Jul 212014

It is my last week with the children this week, although I have another week to see more of Costa Rica, as I’ve only had one weekend outside of San Jose since arriving in CR 4 weeks ago. Last week was a bit strange. Since the departure of the little boy and his sister, the eldest boy has returned to school. This only leaves 2 children older than 3. There are a couple of kids who are around the 2-2.5 year age and they’re pretty good fun, but most of the children now left are only babies. One new mother arrived last week and her baby is only 24 days old. There is another mother arriving on Wednesday or Thursday this week and her child is about 18 months old. It’s quite surreal for me to see this because on the one hand, the eldest boy clearly remembers his life before Madre Crea and is aware that his mother is undergoing some kind of “life change”. On the other hand, the kids of 18+ months haven’t seen or don’t remember a life outside of madre crea and I wonder how they will adjust if and when their mothers complete the programme. Both the mothers and the children obviously provide each other with a huge amount of support, both emotionally and intellectually. I also wonder how returning to “normality” will affect the mothers. In an everyday set of circumstances, when people feel emotionally challenged, they will have friends or family to lean on. Some of these mothers have no family and I imagine that part of the programme involves deterring the women from steering towards their old life, old friends and ultimately, old habits. So once finished, if they have no family and they stay away from old friends, I wonder where that emotional support comes from. [click here to read more]

Happier times

 Posted by Claire Cochrane at 12:19 pm  Costa Rica  Comments Off on Happier times
Jul 112014

The last couple of days at Madre Crea have been pretty good. I found out that the two children who were going to be taken to an orphanage are still being split up, but they are now being taken in by family, which is much nicer to hear. The two aunts (one maternal and one paternal) came to visit the facility and they appear to be nice people. I was under the impression that either the kids didn’t have any extended family, or the family wasn’t interested in them and that’s why they were being placed in an orphanage. I think though, it’s actually that the family has no interest in the mother and now she is out of the picture, so to speak, the family don’t want the kids to be taken into care. I’ve heard a lot about their mother in the last few days. Apparently, she wasn’t an alcoholic, she was a crack addict. I later found out that crack is the hard drug of choice in Costa Rica as it’s cheap and accessible. In addition, the mother has been taken into a women only rehab facility. She has one year to clean up her act and if she doesn’t, the children will be put up for adoption. Now that I know she’s a crack addict, I am less hopeful that she will be able to stay clean. The daughter was crying a lot yesterday and asking for her mum. That was quite heartbreaking to hear. Try as we might, non of us could console her for about an hour and it was that really horrible, distressed crying, not just crocodile tears. As is stands though, overall, this situation looks a lot better than it did a week ago. I’m pleased for the daughter too as she is missing [click here to read more]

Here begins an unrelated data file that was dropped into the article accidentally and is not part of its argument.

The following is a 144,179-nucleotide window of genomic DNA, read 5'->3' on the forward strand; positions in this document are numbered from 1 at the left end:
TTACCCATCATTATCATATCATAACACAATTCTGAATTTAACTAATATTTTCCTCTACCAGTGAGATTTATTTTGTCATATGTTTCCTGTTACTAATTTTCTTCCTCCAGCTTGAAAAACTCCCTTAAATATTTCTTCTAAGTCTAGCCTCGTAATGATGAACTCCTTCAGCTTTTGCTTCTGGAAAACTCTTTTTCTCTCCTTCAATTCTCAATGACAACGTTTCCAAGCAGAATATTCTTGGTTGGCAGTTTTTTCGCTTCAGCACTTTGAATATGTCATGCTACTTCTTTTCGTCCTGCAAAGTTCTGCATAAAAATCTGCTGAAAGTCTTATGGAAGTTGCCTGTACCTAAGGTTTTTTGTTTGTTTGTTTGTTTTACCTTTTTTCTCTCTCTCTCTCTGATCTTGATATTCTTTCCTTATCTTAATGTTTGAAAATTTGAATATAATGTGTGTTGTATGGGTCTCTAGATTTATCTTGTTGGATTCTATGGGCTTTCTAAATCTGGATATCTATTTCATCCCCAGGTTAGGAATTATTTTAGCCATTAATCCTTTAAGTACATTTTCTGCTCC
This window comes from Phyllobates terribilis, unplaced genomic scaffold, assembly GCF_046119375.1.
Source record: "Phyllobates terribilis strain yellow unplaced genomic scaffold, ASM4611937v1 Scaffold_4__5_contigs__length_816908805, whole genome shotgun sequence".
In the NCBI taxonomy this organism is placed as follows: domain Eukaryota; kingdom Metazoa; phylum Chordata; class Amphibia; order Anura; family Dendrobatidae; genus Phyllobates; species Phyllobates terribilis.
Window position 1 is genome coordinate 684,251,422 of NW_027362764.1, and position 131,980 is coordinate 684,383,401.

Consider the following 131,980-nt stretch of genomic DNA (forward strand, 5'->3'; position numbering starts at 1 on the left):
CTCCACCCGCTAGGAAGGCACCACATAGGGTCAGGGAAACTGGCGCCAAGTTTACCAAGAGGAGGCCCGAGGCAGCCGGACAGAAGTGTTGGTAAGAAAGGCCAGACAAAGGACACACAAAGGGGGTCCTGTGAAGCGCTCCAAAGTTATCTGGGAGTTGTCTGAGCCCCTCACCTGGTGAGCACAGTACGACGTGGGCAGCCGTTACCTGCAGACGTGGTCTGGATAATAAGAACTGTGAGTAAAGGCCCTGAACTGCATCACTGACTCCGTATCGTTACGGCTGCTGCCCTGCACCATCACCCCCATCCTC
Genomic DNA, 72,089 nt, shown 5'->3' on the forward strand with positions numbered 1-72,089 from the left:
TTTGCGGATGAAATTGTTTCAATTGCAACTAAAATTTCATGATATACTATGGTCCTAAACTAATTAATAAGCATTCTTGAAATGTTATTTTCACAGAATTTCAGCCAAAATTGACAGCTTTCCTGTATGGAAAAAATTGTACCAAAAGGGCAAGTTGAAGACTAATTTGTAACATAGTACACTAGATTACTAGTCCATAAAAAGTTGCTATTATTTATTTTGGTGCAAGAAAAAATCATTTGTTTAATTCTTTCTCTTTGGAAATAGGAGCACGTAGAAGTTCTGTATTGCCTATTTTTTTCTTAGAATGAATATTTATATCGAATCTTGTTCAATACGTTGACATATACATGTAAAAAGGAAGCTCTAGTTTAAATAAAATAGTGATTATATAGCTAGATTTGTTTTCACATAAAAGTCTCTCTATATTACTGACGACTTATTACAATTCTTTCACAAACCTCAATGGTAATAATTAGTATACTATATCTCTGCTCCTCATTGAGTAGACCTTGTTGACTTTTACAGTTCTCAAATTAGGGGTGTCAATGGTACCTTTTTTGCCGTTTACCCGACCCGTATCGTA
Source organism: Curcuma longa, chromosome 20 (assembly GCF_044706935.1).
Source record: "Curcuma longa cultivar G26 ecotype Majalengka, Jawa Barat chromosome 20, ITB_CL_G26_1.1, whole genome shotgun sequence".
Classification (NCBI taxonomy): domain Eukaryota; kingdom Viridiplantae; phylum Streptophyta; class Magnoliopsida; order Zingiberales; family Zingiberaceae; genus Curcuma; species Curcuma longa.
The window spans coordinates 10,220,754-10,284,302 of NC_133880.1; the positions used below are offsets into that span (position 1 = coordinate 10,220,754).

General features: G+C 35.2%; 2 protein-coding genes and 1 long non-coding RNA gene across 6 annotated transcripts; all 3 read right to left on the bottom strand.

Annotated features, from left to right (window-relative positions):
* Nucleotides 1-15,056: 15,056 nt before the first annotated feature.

The cakes? No bueno!

 Posted by Claire Cochrane at 12:55 pm  Costa Rica  Comments Off on The cakes? No bueno!
Jul 082014

Yesterday, as a group we decided to make cakes with the children and I was El Capitan for the activity. I took a recipe for butterfly cakes from the famed BE-RO book, which as any British person knows, is a national institution. I translated it into Spanish, printed out a few copies with pictures and then went to buy the ingedients. Problemo uno – went to 3 supermarkets, none of which sold paper cases for cupcakes. Problemo dos – Apparently Latin America, nor Germany as I found out later, use self-raising flour. I can make this work, I cockily thought to myself. I bought plain flour and some sodium bicarb from one shop and managed to find small aluminium foil tins in another shop. Done! And so we made cakes. The activity was a roaring success and the kids thoroughly enjoyed themselves. Some of the mothers involved themselves too, which was nice. Everyone was smiling. The cakes went into the oven and the four older children stood by the oven watching the cakes bake. Unfortunately, my estimation of how much bicarb to use per batch was a little off. The cakes were rising, rising, rising and then suddenly, poof, they collapsed under their own weight. I have never been particularly good at baking. Cooking yes, but not baking. This had to be the worst endeavour yet though. Even worse than the time I tried to make vegan cupcakes. And so my cakes came out of the oven and they looked more like ring doughnuts. That wouldn’t have bothered me if they’d have tasted ok, but they tasted like a pack of ready salted crisps. Not what I was going for. The mothers, Nurys (the teacher), Rosita (the cook), Madlen (the other volunteer) and I laughed until we cried. I will now [click here to read more]

Vamos Costa Rica!

 Posted by Claire Cochrane at 6:45 am  Costa Rica  Comments Off on Vamos Costa Rica!
Jul 052014